And yet, and yet, as I listened to hours upon hours of tape on my Sony Walkman D3 (now fondly remembered), I found myself with a diverse collection of relatively small narratives and a whole lot of material which was decidedly not narrative in nature. Often it was what I came to call *oral exposition*, though I never really offered a thorough definition of that term. That is, I had a whole lot of discourse that, if it seemed narrative in nature, it was because the person was walking me through a neighborhood or landscape that had once existed and they used the walk as a way to tour a lost world. It is a highly effective technique, of course (and one I encourage interviewers to use as a kind of memory prompt) but the narratives that are produced are not really stories so much as geographies: “This was here. That was there.” in the form of “And then, if you kept on going down Third Street you’d get to old man McCullough’s store.”
The kind of analysis resulted in very discrete texts that were, I now understand, marked up:
> We can, however, make some distinctions between durations, sorting out lines and clauses by how long a situation lasted, allowing us, as Jean Ellis Robertson notes to determine “what durations events were that people recall in chronological order or else not recall as a chronology” (1983:47). Such a scheme might also reveal whether people recall events of a fairly short duration or enduring situations. Robertson suggests the following time-scale index:
> Table 3.1: Time-Scale (D=duration)
> D0 – Period of time lasting up to a minute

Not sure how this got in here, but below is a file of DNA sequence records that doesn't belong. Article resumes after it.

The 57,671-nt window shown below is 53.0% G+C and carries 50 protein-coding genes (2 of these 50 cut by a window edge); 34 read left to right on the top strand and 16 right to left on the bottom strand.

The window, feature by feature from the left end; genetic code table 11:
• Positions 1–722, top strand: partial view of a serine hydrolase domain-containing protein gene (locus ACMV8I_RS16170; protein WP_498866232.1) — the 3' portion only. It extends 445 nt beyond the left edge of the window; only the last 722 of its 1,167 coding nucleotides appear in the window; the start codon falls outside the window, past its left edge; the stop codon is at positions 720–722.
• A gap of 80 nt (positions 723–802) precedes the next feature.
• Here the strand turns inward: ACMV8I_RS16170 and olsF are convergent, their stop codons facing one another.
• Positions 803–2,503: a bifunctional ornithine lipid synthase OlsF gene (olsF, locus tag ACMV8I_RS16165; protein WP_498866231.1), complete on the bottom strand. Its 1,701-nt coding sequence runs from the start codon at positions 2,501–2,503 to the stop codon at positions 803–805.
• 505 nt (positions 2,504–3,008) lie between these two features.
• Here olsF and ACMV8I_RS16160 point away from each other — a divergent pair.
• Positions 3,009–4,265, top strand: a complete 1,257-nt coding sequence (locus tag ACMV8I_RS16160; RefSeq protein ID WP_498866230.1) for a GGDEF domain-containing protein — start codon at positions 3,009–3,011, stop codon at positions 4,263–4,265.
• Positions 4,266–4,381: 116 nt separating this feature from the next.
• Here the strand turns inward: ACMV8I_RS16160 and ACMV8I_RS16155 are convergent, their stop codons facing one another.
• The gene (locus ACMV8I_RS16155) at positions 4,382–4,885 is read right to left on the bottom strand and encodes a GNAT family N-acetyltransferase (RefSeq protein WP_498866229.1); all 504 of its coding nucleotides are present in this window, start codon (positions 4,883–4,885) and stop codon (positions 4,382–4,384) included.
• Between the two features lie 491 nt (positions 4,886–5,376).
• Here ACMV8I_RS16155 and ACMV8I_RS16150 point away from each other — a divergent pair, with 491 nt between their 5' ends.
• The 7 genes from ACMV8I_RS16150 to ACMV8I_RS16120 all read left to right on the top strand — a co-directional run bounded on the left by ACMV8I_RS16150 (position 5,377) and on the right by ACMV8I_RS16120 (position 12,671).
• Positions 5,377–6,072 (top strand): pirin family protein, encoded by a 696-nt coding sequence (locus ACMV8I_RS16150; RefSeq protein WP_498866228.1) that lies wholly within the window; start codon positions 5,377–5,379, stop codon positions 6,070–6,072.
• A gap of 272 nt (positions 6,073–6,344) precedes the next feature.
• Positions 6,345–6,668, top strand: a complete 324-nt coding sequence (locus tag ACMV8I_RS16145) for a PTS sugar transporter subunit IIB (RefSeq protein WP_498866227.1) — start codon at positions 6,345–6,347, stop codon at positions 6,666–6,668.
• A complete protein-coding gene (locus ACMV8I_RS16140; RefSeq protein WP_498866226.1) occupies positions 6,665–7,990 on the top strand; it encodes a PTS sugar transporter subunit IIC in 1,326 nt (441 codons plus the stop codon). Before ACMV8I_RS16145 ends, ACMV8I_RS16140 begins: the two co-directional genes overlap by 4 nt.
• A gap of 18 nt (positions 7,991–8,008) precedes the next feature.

> D1 – Period of time greater than a minute and up to an hour
> D2 – Period of time greater than an hour and up to a day
> D3 – Period of time greater than a day and up to a week
> D4 – Period of time greater than a week and up to a month
> D5 – Period of time greater than a month and up to a year
> D6 – Period of time greater than a year and up to a decade
> D7 – Period of time greater than a decade
> If we return to assign the following values to each of the lines: our “first example where Hugh Goble describes his work as an excavator, we can assign the following values to each of the lines:
> (D7) He was in the excavating business,
> (D2) so he called me to come up and showed me the job.
> (D6) And we dug house basements.
> (D6) And that was when they were remodeling a lot filling stations,
> (D6) making them super service and that sort of thing,
> (D0) so I said, yeah, I’ll take it.
> (D6) So I worked there about two years and a half.
> (D2) And then we came back to Bloomington.
> (D6) At that time, my brother-in-law—
> he’s passed away—
> but at that time he owned a furniture store, United furniture.
At the time, I had no idea that people were writing about things like *TimeML*. I knew that some portion of sociolinguistics was interested in this kind of discourse analysis, but everything with which I was familiar was much more oriented toward making generalizations about particular kinds of performances or about particular kinds of groups or about particular kinds of performances within particular kinds of groups. But I was, and am, interested in something more like structuralism: how these texts are part of a generative model that might possibly be located in the human mind.